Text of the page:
Adding a Cash Crop to Your Cotton Field

Adding a Cash Crop to Your Cotton Field

Haylie Shipp
Haylie Shipp
With your Southeast Regional Ag News, I am Haylie Shipp. This is the Ag Information Network.

The soil’s skin is the interface between the surface of the soil and the atmosphere. We chatted yesterday with certified crop adviser Tom Kilcer who identified that caring for that layer is critical for building soil health and structure.

If ignored, the layer can seal over resulting in the inability for moisture and air to break through.

One solution that he’s seen work well in a cotton system? Cover crops…

“You can be growing another crop that improves the soil and then, if you kill that crop, and only work a narrow strip through it to plant your seed, that surface is then protected by that vegetation. Air and water can move in and out.”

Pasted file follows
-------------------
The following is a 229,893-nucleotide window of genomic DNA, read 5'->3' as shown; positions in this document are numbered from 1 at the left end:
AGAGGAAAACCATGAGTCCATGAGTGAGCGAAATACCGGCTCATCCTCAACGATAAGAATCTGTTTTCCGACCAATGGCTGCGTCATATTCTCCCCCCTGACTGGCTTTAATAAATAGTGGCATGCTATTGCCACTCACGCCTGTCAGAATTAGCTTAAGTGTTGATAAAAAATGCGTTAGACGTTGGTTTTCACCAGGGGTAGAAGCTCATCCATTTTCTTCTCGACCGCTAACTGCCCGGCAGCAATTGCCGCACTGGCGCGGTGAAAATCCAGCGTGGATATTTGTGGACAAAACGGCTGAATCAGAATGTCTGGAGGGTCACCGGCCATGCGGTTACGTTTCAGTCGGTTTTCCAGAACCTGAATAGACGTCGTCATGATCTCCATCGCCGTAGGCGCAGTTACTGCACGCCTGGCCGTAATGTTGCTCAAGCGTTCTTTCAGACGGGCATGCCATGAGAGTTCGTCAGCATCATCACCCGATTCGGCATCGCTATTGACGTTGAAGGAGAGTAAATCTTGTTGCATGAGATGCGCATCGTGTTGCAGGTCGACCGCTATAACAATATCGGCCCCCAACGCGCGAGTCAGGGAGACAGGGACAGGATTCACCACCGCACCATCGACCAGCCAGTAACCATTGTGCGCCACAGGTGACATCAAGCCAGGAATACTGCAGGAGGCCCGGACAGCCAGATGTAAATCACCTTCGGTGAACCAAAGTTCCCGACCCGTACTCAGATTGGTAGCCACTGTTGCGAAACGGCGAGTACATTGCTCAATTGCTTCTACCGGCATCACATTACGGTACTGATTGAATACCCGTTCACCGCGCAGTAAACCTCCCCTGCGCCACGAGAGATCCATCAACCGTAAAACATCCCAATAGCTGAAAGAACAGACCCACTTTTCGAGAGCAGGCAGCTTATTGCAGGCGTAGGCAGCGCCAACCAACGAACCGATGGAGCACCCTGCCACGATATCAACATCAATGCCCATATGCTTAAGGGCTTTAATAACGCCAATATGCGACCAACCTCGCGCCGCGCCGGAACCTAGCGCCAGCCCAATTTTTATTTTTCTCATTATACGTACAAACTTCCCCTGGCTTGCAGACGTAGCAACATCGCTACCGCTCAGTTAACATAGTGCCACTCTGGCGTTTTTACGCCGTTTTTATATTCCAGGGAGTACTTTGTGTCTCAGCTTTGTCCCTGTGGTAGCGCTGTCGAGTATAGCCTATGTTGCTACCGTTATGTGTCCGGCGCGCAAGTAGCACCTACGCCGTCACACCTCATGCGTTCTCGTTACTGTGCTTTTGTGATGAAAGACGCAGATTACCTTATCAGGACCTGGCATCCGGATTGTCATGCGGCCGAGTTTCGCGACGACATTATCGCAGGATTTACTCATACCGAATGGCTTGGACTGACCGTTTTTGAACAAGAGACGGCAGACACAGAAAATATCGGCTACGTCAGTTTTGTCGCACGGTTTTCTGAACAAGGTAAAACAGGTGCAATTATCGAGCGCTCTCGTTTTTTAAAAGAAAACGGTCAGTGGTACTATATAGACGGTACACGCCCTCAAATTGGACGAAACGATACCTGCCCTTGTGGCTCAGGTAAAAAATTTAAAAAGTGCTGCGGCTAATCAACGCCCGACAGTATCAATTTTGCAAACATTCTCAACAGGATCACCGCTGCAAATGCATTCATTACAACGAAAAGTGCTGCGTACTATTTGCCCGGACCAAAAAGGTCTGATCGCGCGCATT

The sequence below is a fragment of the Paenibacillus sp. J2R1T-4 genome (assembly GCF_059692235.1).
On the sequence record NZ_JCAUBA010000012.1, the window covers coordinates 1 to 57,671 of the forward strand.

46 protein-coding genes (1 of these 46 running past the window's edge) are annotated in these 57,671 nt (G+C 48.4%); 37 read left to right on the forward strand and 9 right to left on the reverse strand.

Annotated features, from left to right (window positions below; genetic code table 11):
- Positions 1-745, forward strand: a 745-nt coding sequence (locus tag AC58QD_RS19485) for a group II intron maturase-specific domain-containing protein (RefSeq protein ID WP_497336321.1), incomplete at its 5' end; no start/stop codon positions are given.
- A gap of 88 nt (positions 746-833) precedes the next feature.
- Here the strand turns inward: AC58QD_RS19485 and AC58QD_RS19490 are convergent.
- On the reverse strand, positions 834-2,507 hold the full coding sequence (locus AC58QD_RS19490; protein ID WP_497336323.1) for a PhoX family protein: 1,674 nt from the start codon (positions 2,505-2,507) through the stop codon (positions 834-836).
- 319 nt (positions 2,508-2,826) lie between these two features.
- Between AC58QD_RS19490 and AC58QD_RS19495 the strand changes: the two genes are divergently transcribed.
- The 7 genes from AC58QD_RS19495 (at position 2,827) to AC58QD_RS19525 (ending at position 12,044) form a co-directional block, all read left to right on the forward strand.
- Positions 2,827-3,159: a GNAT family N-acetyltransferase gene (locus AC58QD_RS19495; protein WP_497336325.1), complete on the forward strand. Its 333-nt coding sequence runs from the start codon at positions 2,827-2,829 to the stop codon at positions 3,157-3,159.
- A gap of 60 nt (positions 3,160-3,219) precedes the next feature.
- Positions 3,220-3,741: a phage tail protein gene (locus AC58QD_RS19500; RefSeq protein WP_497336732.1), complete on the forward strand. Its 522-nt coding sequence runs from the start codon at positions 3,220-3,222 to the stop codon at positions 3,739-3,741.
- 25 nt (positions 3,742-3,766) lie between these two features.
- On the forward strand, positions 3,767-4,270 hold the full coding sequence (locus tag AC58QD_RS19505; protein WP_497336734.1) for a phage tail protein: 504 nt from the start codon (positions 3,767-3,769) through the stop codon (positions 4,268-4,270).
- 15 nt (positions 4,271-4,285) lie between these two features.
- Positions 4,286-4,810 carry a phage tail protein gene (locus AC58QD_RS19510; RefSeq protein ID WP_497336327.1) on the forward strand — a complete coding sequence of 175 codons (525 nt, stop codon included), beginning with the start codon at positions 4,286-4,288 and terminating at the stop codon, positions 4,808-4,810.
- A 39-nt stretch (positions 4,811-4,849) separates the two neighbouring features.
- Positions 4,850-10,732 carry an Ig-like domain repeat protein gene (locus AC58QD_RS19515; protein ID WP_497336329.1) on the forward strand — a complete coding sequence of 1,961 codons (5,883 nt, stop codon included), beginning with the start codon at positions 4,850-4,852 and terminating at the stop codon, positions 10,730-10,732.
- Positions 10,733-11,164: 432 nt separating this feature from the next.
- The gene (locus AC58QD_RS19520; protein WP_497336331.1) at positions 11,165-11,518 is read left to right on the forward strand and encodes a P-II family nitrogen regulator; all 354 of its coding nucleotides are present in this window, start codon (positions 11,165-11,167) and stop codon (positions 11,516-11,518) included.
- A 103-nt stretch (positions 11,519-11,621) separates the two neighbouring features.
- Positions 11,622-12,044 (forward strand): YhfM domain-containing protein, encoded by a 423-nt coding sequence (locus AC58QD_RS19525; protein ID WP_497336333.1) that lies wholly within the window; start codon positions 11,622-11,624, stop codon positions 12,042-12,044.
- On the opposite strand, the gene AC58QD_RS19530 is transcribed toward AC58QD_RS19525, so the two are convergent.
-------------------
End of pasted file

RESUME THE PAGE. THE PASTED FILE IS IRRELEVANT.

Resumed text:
Kilcer says one cover crop has been doing very well for some farmers and, along with protecting soil health, is also adding another cash crop.

“We actually have developed a crop of winter triticale that is harvested. The farmers get to sell it to livestock and dairy farmers, but the stubble remains, the roots remain. It lets the water move in, lets the air move in. And the only place where you work the soil is that narrow strip where the cotton goes in the ground.”

Kilcer says that farmers of various crops are learning that we need to take better care of the soil while also caring for the seed bed. This cover crop system represents a marriage of the two.

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